By now, you should have a pretty good idea about the basics of permutations and combinations. In this section, we will encounter more advanced problems.
All the questions discussed in the following pages are directly or indirectly based on the concepts already discussed in the previous sections. In case you find anything confusing, refer to the relevant parts again.

On a standard chessboard, find the
 (a) number of rectangles 
 (b) number of squares 


Visualise any arbitrary rectangle on the chessboard, say the one depicted on the left in the figure below:
As explained in the figure above, any rectangle that we select can be uniquely determined by specifying the pair of lines and that make up the vertical edges of the rectangle and the pair of lines and that make up the horizontal edges of the rectangle.
On the chessboard, there are vertical lines available to us from which we have to select . This can be done in ways. Similarly, horizontal lines can be selected in ways. Thus, the total number of rectangles that can be formed is .


To select a square, observe that the pair of lines and must have the same spacing within and as the pair of lines and . Only then can the horizontal and vertical edges of the selected rectangle be of equal length (and thus, the selected rectangle is actually a square).
In how many ways can we select a pair of lines which are spaced a unit distance apart ? Its obviously . Corresponding to each of these pairs, we can select a pair of lines in ways such that and are a unit distance apart. Thus, the total number of unit squares is (This is obvious otherwise also). Now we count the number of squares. In how many ways can we select a pair of lines which are units apart ? A little thought shows that it will be . Corresponding to each of these pairs, we can select a pair of lines in ways such that and are units apart. Thus, the total number of squares is .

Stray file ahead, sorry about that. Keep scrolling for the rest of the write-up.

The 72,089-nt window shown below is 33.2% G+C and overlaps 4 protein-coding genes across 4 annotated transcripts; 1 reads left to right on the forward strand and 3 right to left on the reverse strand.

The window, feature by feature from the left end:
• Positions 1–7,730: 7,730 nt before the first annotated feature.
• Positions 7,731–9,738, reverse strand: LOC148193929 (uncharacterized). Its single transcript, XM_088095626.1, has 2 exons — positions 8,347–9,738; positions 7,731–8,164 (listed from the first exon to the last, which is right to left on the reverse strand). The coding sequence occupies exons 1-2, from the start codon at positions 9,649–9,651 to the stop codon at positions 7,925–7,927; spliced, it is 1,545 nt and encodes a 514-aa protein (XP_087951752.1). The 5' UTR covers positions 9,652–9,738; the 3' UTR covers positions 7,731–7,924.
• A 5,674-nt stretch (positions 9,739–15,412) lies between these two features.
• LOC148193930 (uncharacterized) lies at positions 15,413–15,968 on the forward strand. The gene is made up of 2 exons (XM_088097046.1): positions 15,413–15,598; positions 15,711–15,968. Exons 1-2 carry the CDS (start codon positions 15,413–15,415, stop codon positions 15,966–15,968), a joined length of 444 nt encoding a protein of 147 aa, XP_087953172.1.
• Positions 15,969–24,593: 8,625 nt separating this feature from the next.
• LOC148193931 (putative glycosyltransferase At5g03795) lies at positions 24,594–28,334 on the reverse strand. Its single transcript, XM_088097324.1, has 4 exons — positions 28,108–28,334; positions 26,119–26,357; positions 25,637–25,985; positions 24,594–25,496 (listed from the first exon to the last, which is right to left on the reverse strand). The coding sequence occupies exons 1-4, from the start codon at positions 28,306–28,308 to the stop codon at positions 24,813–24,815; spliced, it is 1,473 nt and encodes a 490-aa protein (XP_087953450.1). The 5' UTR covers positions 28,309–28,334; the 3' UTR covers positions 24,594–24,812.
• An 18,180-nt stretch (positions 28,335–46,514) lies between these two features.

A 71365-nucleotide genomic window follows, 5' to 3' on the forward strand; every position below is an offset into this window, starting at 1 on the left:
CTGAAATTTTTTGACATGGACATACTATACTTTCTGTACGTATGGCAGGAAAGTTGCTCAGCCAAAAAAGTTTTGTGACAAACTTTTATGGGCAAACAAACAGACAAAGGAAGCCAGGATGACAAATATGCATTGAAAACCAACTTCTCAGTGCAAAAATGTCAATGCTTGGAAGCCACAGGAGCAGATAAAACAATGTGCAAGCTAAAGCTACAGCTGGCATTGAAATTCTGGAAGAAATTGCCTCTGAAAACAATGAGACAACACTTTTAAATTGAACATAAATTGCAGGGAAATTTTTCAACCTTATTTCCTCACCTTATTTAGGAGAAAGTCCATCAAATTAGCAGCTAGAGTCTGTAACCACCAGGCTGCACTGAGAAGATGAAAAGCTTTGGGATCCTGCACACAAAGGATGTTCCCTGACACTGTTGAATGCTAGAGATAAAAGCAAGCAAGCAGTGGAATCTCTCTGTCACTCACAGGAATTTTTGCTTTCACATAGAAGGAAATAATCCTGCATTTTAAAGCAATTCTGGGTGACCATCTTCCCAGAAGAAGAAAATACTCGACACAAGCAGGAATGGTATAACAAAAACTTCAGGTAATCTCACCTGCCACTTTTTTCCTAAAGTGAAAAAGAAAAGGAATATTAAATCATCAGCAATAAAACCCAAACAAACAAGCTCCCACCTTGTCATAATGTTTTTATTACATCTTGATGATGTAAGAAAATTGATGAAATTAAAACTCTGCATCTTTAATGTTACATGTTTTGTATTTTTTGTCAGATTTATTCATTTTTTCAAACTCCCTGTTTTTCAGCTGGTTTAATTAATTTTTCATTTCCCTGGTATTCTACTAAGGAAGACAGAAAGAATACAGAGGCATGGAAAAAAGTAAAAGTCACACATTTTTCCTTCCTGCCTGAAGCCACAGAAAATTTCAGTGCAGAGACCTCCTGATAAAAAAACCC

Reasoning this way, we find that the total number of squares will be , the total number of squares will be and so on.
Thus, the total number of all possible squares is

 Consider an sided convex polygon.

(a) In how many ways can a quadrilateral be formed by joining the vertices of the polygon ?


(b) How many diagonals can be formed in the polygon?



Observe that a selection of any points out of the vertices of the quadrilateral will give rise to a unique quadrilateral (since the polygon is convex, the problem of our selection containing all or collinear points does not exist). points out of can be selected in ways. Thus, we can have different quadrilaterals.


To form a diagonal, we need nonadjacent vertices ( because adjacent vertices will form a side of the polygon and not a diagonal). The total number of ways of selecting vertices out if is . This number also contains the selections where the vertices are adjacent. Those selections are simply in number because the polygon has sides. Thus, the total number of diagonals is